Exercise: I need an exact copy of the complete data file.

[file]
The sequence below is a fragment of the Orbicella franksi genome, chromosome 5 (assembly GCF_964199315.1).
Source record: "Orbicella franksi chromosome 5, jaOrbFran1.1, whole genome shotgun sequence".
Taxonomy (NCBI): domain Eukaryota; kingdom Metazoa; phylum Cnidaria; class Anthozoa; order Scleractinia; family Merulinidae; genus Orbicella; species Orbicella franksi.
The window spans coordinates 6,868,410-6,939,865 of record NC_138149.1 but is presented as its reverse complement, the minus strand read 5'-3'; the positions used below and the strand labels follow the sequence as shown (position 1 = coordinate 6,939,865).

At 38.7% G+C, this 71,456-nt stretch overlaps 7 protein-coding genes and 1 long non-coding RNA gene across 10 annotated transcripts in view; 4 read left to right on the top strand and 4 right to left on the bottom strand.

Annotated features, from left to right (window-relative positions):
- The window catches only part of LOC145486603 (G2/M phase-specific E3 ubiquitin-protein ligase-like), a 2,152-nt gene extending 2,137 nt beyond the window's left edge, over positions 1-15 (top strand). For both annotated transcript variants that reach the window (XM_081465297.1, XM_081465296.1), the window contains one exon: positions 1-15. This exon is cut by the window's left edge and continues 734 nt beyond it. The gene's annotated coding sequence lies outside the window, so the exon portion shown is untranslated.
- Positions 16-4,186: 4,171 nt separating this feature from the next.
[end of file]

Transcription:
The sequence below is a fragment of the Orbicella franksi genome, chromosome 5 (assembly GCF_964199315.1).
Source record: "Orbicella franksi chromosome 5, jaOrbFran1.1, whole genome shotgun sequence".
Taxonomy (NCBI): domain Eukaryota; kingdom Metazoa; phylum Cnidaria; class Anthozoa; order Scleractinia; family Merulinidae; genus Orbicella; species Orbicella franksi.
The window spans coordinates 6,868,410-6,939,865 of record NC_138149.1 but is presented as its reverse complement, the minus strand read 5'-3'; the positions used below and the strand labels follow the sequence as shown (position 1 = coordinate 6,939,865).

At 38.7% G+C, this 71,456-nt stretch overlaps 7 protein-coding genes and 1 long non-coding RNA gene across 10 annotated transcripts in view; 4 read left to right on the top strand and 4 right to left on the bottom strand.

Annotated features, from left to right (window-relative positions):
- The window catches only part of LOC145486603 (G2/M phase-specific E3 ubiquitin-protein ligase-like), a 2,152-nt gene extending 2,137 nt beyond the window's left edge, over positions 1-15 (top strand). For both annotated transcript variants that reach the window (XM_081465297.1, XM_081465296.1), the window contains one exon: positions 1-15. This exon is cut by the window's left edge and continues 734 nt beyond it. The gene's annotated coding sequence lies outside the window, so the exon portion shown is untranslated.
- Positions 16-4,186: 4,171 nt separating this feature from the next.